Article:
Martha Haehl

Musician, Songwriter


Why buy a couch when you can buy a dobro?

This question summarizes my lifetime of choices to balance my time and money to make music front and center in my life. I started out as a singer, harmonizing with my sister in church, in the house, on the porch, while picking berries or beans or in the family car. Learning guitar to back up my singing sparked a lifetime fascination with instruments and the music waiting to be released from those crafted pieces of wood and metal.

Through music I express deep felt politics and emotions and to be unabashedly silly and joyful. Becoming an accomplished musician individually and perfecting simple and complicated group arrangements teaches me that patience, hard work and persistence that pays off in the long run; learning to play 11 instruments comes minute by minute over time.

Music connects me with many people I would otherwise never have the occasion to meet. I recall one jam where a Marxist-Lennonist, a Southern Baptist preacher, a Catholic, an atheist and people who barely make ends meet elbow to elbow with people who will never have to worry about the next paycheck all played and sang the same song together in harmony. Where else does that happen in this polarized world?

Musical instruments that I claim to play include guitar, flute, fiddle, mandolin, piano/keyboards, bass (both electric and stand-up), dobro, autoharp, banjo, saxophone and harmonicas.

I have performed many musical styles including old-time string band, traditional and contemporary folk (American and British Iles), original songs and tunes, rock and roll, choral music, jazz, blues, country-western, country swing and western.

My all time favorite musical style is a crossover between swing jazz and acoustic music. Nothing can be finer than to serve up “Sweet Georgia Brown,” “Lazy Bones,” and numerous other old standards with a dreadnaught or parlor guitar, fiddle, bass, mandolin and flute.

In my checkered past I played various solo and duo gigs and was a member of Rosy’s Bar and Grill, the Waffles, New Reflections, Wit’s End, Sister Blue Note, Woody and Martha: Spontaneous Composition and Carry On—the forerunner of Checkered Past.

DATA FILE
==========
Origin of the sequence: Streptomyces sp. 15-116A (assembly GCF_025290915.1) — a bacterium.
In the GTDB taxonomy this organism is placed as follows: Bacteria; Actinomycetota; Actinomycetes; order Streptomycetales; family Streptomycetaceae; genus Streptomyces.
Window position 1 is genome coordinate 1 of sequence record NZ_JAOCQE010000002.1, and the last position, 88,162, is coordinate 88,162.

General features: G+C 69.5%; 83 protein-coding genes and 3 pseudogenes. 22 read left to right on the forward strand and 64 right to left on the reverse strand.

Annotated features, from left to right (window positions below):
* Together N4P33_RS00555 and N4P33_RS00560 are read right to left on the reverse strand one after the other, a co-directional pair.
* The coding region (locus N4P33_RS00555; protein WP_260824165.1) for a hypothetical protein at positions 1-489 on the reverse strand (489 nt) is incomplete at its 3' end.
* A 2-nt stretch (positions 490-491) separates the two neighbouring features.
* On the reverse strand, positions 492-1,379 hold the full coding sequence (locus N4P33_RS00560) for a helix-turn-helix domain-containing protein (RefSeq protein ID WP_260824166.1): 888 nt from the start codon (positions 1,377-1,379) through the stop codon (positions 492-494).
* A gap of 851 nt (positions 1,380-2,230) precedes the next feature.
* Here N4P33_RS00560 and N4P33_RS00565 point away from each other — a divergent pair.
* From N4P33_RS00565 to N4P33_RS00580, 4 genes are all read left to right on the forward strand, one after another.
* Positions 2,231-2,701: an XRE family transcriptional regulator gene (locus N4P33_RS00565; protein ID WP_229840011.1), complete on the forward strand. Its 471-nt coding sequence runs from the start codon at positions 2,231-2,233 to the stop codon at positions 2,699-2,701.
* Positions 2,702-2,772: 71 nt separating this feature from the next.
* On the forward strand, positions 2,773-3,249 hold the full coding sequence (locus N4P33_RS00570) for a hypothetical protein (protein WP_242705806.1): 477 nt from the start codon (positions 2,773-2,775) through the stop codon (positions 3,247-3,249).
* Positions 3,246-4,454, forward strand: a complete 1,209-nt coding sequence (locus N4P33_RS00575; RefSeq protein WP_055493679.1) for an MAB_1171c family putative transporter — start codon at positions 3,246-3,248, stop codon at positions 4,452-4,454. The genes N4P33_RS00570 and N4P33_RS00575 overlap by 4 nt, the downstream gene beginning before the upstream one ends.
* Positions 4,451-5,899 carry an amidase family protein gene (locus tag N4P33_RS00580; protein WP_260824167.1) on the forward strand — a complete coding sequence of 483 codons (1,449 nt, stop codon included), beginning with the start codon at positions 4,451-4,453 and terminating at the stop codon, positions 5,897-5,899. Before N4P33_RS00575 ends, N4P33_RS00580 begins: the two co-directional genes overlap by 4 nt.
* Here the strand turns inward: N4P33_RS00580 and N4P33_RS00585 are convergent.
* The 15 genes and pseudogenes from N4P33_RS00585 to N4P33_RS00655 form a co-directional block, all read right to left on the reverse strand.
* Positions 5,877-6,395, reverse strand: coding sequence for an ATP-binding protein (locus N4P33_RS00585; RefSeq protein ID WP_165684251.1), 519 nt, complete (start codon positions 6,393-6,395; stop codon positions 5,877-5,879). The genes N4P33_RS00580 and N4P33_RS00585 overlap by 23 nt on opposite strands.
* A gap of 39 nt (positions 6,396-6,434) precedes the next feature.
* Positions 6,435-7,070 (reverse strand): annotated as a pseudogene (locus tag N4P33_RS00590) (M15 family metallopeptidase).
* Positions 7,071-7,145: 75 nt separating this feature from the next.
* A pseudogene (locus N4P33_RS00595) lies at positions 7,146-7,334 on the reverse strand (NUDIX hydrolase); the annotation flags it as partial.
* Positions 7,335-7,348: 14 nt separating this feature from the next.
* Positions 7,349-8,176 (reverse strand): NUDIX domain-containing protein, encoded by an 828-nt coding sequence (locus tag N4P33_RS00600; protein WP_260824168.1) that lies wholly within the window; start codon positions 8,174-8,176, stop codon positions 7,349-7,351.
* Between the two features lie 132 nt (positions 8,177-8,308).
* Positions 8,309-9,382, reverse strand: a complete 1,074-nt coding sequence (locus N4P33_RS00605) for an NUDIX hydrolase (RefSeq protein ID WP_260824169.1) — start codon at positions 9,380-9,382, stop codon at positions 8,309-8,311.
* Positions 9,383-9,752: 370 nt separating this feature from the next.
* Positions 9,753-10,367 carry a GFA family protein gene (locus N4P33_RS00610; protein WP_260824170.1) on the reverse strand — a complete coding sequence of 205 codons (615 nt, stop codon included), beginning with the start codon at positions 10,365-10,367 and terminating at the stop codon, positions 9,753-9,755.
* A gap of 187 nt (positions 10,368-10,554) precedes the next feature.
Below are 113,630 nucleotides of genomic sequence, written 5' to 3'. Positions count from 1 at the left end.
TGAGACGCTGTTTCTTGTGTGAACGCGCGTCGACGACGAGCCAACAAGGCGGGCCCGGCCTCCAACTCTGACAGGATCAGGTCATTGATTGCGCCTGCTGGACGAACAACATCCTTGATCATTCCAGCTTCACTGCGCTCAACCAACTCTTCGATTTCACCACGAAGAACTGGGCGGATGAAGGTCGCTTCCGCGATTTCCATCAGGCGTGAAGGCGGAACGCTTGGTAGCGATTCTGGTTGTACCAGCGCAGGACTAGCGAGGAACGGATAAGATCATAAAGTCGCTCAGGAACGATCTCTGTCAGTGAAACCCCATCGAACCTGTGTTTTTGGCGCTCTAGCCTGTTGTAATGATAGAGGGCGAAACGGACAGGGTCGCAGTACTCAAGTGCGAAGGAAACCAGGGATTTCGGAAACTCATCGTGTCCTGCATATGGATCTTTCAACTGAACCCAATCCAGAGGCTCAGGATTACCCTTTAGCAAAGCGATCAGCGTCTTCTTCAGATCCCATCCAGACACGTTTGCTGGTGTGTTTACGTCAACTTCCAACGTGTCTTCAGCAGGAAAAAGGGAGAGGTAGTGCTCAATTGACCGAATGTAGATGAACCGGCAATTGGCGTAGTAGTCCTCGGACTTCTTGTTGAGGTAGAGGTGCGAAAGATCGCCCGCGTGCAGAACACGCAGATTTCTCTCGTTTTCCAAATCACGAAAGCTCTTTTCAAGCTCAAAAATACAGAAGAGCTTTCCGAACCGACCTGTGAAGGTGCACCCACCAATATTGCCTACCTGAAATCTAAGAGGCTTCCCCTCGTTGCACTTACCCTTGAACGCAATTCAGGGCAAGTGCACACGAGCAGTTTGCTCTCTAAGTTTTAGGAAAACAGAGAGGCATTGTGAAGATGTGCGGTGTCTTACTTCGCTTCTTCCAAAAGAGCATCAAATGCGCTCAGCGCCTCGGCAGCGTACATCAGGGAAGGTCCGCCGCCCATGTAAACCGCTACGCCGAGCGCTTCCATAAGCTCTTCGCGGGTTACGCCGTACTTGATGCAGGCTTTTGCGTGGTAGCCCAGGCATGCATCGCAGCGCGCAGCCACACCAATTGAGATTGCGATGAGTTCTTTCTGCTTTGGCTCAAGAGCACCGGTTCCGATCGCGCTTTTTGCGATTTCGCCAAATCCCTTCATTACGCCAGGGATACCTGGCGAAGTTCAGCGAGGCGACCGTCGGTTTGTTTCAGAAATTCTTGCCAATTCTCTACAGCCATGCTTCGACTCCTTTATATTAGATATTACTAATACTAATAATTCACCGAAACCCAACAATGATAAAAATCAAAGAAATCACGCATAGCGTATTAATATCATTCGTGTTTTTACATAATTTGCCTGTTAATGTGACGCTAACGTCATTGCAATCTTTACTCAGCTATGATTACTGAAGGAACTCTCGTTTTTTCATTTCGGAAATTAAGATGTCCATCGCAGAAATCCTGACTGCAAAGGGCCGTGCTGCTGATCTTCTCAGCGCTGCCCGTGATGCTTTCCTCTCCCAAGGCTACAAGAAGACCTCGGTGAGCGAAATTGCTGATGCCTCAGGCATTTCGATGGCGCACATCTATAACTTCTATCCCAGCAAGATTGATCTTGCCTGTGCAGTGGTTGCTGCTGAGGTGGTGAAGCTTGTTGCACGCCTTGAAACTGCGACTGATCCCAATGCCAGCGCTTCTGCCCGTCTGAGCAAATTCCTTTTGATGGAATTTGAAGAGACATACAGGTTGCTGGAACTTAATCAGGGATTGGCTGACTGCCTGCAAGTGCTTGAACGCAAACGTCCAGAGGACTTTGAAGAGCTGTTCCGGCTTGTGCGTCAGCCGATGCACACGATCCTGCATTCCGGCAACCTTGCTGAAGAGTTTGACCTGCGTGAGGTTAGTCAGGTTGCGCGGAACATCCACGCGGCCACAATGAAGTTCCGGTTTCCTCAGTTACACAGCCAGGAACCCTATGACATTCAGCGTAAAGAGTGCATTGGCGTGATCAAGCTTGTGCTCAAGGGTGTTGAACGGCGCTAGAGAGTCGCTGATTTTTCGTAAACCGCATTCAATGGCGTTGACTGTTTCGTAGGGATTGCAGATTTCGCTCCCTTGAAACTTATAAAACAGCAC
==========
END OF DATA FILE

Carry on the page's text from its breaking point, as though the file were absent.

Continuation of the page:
The Waffles on line: The first show at Old Settlers was in 1993, after the upstairs walls had been stripped of decades of wallpaper and painted white with mint green trim. Seventy people came to hear the Waffles, a local old-time string band, play on the foot-high, corner stage. Valetta made chowder and bread to sell to the crowd. People sat at square tables, coffeehouse style. Miner made $37. Read the whole article...

Most famous and/or memorable gigs include Garrison Keillor’s Prairie Home Companion, Walnut Valley Music Festival in Winfield, Kansas and the San Francisco Folk Music Club (Rosy’s Bar and Grill), Newton, KS., Odessa, MO and Newton, IA bluegrass festivals (Waffles), women’s theme dances at the VFW hall ( Wit’s End), Southern Women’s Music Festival (Woody and Martha: Spontaneous Composition) and Nelson Art Museum Sprint Friday Night Concert Series (with Andrea Froog, flute and piano).

Awards in musical contests include 1st Place in Harmony Singing at the Douglas County Fiddling and Picking Championships (Waffles), 3rd Place 1983, National Yodeling Contest and 5th place guitar in Douglas County first Fiddling and Picking Contest.

The last two awards just go to show what is possible with contests. In the yodeling contest, there were 5 contestants but only one good yodeler. So with the luck of the draw I was named the nation’s third best yodeler that year. In the Douglas County guitar contest, we were trying to establish that contests were primarily held to have great fun and provide good listening music for the audience. Winning and prizes were just extra bonuses. The other four guitar entrants demonstrated musical expertise in flat or finger picking tunes. The traditional style I chose was rhythm guitar to back up my singing. My thrill was seeing the chuckles from the audience and judges as they sat back and just enjoyed the song.

Martha Haehl